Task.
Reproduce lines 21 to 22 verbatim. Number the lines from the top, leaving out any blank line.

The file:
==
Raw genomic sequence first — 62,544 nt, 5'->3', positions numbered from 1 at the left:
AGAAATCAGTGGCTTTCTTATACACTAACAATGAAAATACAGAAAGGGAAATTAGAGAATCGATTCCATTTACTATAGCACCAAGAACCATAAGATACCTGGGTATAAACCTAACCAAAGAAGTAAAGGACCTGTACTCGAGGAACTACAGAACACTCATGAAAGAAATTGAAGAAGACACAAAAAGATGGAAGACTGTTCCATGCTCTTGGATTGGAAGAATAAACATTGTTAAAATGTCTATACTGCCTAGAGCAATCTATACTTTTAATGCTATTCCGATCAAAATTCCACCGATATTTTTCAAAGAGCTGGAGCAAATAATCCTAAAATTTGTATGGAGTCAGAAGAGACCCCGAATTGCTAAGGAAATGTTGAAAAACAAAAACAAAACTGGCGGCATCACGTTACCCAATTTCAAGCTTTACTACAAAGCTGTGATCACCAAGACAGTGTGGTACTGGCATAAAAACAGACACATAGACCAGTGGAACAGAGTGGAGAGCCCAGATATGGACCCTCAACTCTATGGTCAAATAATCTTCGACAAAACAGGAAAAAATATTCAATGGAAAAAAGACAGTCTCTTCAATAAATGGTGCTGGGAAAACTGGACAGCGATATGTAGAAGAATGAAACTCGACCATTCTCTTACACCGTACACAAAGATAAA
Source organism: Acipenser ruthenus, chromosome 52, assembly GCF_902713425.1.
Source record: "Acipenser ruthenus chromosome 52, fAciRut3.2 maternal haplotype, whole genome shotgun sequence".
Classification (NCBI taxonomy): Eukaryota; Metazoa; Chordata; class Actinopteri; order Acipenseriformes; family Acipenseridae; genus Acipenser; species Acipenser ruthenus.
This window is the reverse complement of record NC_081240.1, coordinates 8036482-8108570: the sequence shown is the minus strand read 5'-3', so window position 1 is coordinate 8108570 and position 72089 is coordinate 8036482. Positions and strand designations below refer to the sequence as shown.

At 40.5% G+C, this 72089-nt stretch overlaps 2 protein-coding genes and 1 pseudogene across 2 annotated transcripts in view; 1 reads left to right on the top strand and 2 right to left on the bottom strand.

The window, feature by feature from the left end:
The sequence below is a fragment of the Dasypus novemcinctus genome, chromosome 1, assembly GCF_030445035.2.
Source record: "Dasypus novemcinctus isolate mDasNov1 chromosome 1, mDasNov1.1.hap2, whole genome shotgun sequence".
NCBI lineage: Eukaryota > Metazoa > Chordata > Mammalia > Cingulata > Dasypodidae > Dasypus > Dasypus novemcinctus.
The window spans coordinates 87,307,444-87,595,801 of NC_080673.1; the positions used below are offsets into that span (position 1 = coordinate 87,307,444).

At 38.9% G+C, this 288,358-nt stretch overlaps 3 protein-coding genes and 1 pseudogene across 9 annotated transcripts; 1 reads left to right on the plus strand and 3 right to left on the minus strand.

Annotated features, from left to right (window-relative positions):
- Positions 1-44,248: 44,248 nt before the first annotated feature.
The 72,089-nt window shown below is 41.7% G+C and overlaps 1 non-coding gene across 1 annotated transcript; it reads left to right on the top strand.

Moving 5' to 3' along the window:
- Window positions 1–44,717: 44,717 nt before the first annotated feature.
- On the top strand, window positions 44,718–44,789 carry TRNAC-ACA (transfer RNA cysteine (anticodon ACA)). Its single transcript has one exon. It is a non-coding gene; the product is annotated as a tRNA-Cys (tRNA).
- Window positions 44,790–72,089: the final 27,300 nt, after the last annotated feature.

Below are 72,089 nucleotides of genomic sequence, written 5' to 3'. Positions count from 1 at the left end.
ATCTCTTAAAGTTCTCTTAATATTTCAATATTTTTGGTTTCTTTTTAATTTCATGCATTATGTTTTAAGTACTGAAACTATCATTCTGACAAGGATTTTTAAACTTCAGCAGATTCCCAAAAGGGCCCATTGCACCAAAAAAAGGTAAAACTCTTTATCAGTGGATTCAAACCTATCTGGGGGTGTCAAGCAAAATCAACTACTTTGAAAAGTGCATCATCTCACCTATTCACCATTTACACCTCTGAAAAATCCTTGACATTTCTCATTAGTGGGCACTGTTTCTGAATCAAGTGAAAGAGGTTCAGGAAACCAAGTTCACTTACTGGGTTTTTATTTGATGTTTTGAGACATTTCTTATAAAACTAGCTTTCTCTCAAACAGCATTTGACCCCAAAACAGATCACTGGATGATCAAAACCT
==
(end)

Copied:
Below are 72,089 nucleotides of genomic sequence, written 5' to 3'. Positions count from 1 at the left end.
ATCTCTTAAAGTTCTCTTAATATTTCAATATTTTTGGTTTCTTTTTAATTTCATGCATTATGTTTTAAGTACTGAAACTATCATTCTGACAAGGATTTTTAAACTTCAGCAGATTCCCAAAAGGGCCCATTGCACCAAAAAAAGGTAAAACTCTTTATCAGTGGATTCAAACCTATCTGGGGGTGTCAAGCAAAATCAACTACTTTGAAAAGTGCATCATCTCACCTATTCACCATTTACACCTCTGAAAAATCCTTGACATTTCTCATTAGTGGGCACTGTTTCTGAATCAAGTGAAAGAGGTTCAGGAAACCAAGTTCACTTACTGGGTTTTTATTTGATGTTTTGAGACATTTCTTATAAAACTAGCTTTCTCTCAAACAGCATTTGACCCCAAAACAGATCACTGGATGATCAAAACCT